For many people, fall is a beautiful time of year with the transition to cold crisp temperatures, the smells of apple cider, cinnamon, and pumpkin, and getting to put on those comfy knit sweaters. For others, fall can mean the harvest of crops that stir up dust and allergens in the air. If you already suffering from respiratory conditions, fall can be a difficult time of year.
Smoke from fall bonfires or burning leaves, dust from harvesting crops, allergens such as mold particles in leaves, ragweed, and pollen, or just the cold-dry air, lung irritants can make fall a season of challenges for the respiratory system. No matter your age, knowing when to be seen by a primary care provider is essential. For children suffering from these fall lung irritants, or any other pulmonary conditions, knowing when to see a pediatric pulmonologist is paramount.
What is a pediatric pulmonologist?
Pediatric pulmonologists diagnose and treat a wide range of conditions related to the lungs and respiratory tract in infants through adults. Those conditions include chronic cough, breathing issues, lung diseases, apnea and sleep apnea, asthma, bronchitis, bronchopulmonary dysplasia, croup, cystic fibrosis, and respiratory syncytial virus (RSV). Blank Children’s Pulmonology has two pediatric pulmonologists and two pulmonary nurse practitioners.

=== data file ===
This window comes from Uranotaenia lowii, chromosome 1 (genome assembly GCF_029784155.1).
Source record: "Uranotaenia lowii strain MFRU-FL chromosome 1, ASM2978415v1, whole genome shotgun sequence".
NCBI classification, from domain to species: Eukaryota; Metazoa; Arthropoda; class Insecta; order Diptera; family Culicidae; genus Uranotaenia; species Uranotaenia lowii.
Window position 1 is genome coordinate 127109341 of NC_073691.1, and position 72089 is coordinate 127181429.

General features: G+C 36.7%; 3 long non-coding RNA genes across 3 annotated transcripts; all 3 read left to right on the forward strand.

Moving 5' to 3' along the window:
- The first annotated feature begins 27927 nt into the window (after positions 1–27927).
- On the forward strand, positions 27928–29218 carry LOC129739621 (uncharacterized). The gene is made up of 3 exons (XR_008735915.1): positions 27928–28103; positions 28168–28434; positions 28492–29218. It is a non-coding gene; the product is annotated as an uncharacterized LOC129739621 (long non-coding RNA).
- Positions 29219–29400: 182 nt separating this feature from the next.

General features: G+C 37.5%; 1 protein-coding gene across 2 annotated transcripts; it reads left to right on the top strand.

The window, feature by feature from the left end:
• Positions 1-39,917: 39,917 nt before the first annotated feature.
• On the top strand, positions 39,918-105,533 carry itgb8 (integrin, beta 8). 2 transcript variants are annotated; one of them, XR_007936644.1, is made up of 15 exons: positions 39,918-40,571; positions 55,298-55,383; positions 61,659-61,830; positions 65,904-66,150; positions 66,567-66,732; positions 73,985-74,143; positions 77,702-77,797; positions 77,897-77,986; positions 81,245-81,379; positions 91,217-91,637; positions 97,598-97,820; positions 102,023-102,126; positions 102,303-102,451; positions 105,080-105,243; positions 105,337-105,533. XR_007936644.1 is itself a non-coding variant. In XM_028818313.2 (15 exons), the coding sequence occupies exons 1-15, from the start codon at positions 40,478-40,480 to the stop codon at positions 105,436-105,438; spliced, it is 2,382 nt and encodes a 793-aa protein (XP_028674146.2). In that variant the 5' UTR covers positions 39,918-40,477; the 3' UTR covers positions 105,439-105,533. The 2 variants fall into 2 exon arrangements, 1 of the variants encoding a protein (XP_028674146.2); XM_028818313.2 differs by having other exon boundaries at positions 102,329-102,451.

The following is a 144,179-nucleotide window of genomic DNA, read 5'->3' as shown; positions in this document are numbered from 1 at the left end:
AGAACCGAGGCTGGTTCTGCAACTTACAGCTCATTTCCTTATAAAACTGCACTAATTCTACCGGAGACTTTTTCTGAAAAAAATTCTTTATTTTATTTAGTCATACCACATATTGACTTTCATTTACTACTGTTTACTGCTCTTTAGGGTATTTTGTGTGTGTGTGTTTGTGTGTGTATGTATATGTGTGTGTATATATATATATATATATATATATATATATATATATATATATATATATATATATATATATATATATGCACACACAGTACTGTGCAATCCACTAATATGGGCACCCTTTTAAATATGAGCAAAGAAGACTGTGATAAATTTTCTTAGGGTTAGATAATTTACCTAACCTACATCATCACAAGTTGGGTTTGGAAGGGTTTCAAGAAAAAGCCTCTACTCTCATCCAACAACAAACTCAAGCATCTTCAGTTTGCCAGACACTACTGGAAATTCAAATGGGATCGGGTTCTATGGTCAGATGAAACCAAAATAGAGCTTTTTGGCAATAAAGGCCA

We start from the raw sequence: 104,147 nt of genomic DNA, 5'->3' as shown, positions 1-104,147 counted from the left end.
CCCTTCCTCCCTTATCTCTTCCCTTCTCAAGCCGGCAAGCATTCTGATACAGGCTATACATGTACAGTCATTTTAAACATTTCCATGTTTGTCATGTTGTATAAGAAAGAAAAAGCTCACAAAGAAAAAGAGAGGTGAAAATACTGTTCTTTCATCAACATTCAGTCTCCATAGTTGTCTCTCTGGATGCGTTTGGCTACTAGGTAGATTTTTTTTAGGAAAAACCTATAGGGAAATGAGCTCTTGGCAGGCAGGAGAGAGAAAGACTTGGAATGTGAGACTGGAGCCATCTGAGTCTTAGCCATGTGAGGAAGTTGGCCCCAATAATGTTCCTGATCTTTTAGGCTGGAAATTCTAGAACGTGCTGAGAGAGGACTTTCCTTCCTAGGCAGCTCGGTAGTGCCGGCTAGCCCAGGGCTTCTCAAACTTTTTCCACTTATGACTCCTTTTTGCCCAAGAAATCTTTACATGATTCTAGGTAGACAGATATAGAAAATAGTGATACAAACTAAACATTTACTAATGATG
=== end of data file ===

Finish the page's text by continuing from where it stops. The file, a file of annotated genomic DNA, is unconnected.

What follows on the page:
When to see a pediatric pulmonologist?
As the weather gets colder, lung irritants and respiratory conditions can suddenly appear and existing ones can worsen. Their symptoms often mimic the common cold, which can make it difficult to tell the difference.
“Cold symptoms such as a cough or breathing difficulties may not always be an immediate reason to be seen by a pediatric pulmonologist,“ says Kathleen Gradoville, ARNP, pediatric pulmonologist. “It could just be a variation of a common cold, which is why a primary care provider or pediatrician is a good first step. They can address and help diagnose symptoms and help determine if an appointment with a pediatric pulmonologist is needed.”
Try to avoid common lung irritants such as smoke, mold, dust, and pollen. As the weather gets colder, try to avoid breathing extremely cold air as it can worsen respiratory issues for most adults and children including those with asthma or other breathing conditions.
Take precautions to stay healthy this fall by scheduling your annual physical and getting your routine immunizations. This includes the influenza vaccination and staying up-to-date on Covid-19 vaccinations.
For more information about Blank Children’s Pulmonology and how they can help your family breathe better, visit them online.